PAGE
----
Sciencemadness Discussion Board

Purpose of thermite

averageaussie - 30-4-2023 at 15:43

Hello all,
I am new to this forum so excuse me if I don't know any unwritten rules, but what is the purpose of a thermite reaction? I know in a lot of them carbon is used as a reducing agent, but couldn't you just use a stronger reducing agent like aluminium or magnesium instead of making a mini volcano? just feel that it would be a lot safer.

Rainwater - 30-4-2023 at 16:12

I use it as a quick and easy welding method for grounding electrodes, Structured steel, and demo work.
Different compositions for different applications. But essentially the same.

Admagistr - 30-4-2023 at 16:18

You can also use it to produce various metals with high melting points and those that are difficult to reduce from their oxides, but the resulting metals are not very pure.You can produce chromium, iron, molybdenum, tungsten, manganese, nickel,...

Herr Haber - 30-4-2023 at 16:19


Carbon is not used in a thermite reation. A metal such as Al, Mg, or a 50/50 % alloy called MgAl. Aluminium is most common. You can use others if you are rich :)
"Safe" here depends on a lot of factors:
- Your particle size
- Your oxide.

There are ways to tame the reaction.
You definitely will want to watch the whole series The Gayest Person on YouTube made on exotic thermites:

Johanson - 30-4-2023 at 17:17

averageaussie, please be careful if you are messing around with thermite as a hobby. I just had a student get seriously burned doing thermite in class. Thankfully he was sent immediately to an excellent burn center nearby, and is recovering. He got 2nd degree burns on several parts of his body, and spent several days in hospital.
My advice: use a very long wicking mechanism. Do not use a magnesium wick that can accidently tip over into the batch, or melt and drip into the batch while lighting it (that's what happened here). You can use cheap aluminum powder opposite either red iron oxide or manganese dioxide, but run the wick completely out of the container and a few inches away before lighting the end, and then move a safe distance away. Even then, it can be unpredictable. Just food for thought....

j_sum1 - 30-4-2023 at 20:20

Purpose of thermite.

  • Welding railroad tracks
  • Reducing exotic elements and/or low-tech creation of alloys
  • Education: there is a lot of good high-school level content related to thermite reactions. Including stoichiometry, yield calculations, managing safety. And at a higher level, determining reaction feasability, calculating entropy and enthalpy change of reaction, calculating maximum reaction temperature, manipulating reaction kinetics etc etc. I know I learned a lot through thermite reactions myself: things that have proved very valuable in other contexts.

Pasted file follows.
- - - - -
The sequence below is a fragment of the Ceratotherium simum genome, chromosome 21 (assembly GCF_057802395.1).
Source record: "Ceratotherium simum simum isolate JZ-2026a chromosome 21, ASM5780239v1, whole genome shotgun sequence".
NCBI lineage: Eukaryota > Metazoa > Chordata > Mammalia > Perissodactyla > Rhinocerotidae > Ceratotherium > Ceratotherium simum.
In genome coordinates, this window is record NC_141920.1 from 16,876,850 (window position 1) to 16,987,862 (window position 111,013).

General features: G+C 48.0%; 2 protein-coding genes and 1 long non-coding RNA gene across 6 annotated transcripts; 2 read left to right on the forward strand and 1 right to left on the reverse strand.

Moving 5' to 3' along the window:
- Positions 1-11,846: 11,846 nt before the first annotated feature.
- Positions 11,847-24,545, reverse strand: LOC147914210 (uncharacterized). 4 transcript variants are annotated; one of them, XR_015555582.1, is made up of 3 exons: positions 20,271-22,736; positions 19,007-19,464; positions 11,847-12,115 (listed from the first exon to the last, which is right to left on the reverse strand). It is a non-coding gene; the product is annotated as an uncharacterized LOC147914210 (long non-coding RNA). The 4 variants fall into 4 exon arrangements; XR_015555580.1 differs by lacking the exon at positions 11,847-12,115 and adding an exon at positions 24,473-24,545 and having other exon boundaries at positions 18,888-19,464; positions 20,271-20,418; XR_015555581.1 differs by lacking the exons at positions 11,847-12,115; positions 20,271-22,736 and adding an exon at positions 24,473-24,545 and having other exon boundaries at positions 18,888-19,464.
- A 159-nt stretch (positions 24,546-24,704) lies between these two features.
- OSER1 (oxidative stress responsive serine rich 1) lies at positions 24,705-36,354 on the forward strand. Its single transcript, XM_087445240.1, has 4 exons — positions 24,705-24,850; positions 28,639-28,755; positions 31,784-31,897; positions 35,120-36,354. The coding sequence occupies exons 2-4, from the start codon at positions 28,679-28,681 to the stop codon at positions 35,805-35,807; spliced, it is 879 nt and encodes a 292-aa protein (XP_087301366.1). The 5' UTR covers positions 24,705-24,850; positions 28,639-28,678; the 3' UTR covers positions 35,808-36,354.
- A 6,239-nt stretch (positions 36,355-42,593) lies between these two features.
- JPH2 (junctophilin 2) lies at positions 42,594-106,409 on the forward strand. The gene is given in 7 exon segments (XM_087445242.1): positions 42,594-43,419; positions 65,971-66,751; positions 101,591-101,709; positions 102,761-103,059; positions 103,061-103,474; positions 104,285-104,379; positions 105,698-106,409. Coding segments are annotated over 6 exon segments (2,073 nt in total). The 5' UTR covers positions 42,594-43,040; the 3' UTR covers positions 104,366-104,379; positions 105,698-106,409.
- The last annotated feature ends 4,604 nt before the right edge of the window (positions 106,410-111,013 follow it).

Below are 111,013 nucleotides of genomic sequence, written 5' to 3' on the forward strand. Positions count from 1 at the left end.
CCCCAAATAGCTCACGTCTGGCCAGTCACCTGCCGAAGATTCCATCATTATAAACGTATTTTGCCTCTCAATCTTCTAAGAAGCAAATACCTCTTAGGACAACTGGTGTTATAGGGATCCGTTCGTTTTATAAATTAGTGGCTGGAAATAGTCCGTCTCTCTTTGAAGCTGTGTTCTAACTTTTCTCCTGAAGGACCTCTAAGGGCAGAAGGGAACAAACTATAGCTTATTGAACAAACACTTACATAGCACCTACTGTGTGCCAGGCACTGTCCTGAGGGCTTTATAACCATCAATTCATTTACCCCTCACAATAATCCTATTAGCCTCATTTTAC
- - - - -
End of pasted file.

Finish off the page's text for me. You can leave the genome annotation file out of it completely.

• Fun. I mean, what's not to love?

    Of course good safe ignition methods are important. A sparkler is a good method. My standard is to use Mg ribbon and to ignite that with a little pile of potassium permanganate and a dribble of glycerol. It takes roughly 30 seconds for the Mg to ignite and then a few more seconds for the reaction to start. That is plenty of time to clear the area and gives good visual cues of what is going on.

    Herr Haber - 30-4-2023 at 20:33

    Sparklers give you a good delay and work well with coarse reagents.
    With 63 micron atomized Al (worst possible shape) and similar size Fe2O3 a simple visco fuse will work. This particle size will definitely erupt in a volcano :)
    You can use low density thermite to ignite coarser thermite.

    Conure - 30-4-2023 at 23:36

    Can carbon (graphite, charcoal) alone produce a self sustaining thermite reaction ?

    [Edited on 1-5-2023 by Conure]

    averageaussie - 30-4-2023 at 23:48

    I would like to thank everyone for pitching in on my post, and personally thank Herr Haber and Johanson for correcting me and showing their concern for my safety respectively. I would like to reassure everyone that I will not be touching thermite until I have MUCH more experience in chemistry.

    I would like to elaborate on my original question; why would someone use thermite to reduce a metal such as silicon or manganese using aluminium as a reducing agent, when you could use a stronger reducing agent such as magnesium or chlorine with an aqueous solution of a metal oxide?

    I am aware that Silicon dioxide is very insoluble, so a silica thermite makes sense for getting elemental silicon. however something like manganese thermite confuses me, why is the heat from the thermite not interchangeable with a stronger reducing agent, and vice versa? why can copper be reduced in a solution, but not other metals? Surely the use of a strong reducing agent such as magnesium or chlorine would work?

    j_sum1 - 1-5-2023 at 01:59

    Chlorine is an oxidiser not a reducer.
    Not all redox reactions can take place in aqueous solution.
    Elevated temperatures can make many reactions feasible that cannot occur at low temperatures.
    High temperature aids reaction kinetics too.
    Aluminium is a pretty good reducer. Mg is stronger, but not generally necessary.

    My advice is to watch a few videos and do some reading. Then give it a go yourself. They can be done quite safely. Just choose a suitable outdoor location. Watch out for flammable items. And of course ignite safely and stand clear.

    Herr Haber - 2-5-2023 at 20:33

    Aluminium is used for the simplest reason on earth: cost
    Mg as j_sum1 says is not generally necessary.

    You seem to be confused on a few things but if you're interested in an industrial example where molten magnesium and chlorine are used you might want to research the Kroll process.
    There are a few cool videos on titanium and zirconium metallurgy on Youtube related to this process.
    One below, there are plenty others with more sparks :)

    [Edited on 3-5-2023 by Herr Haber]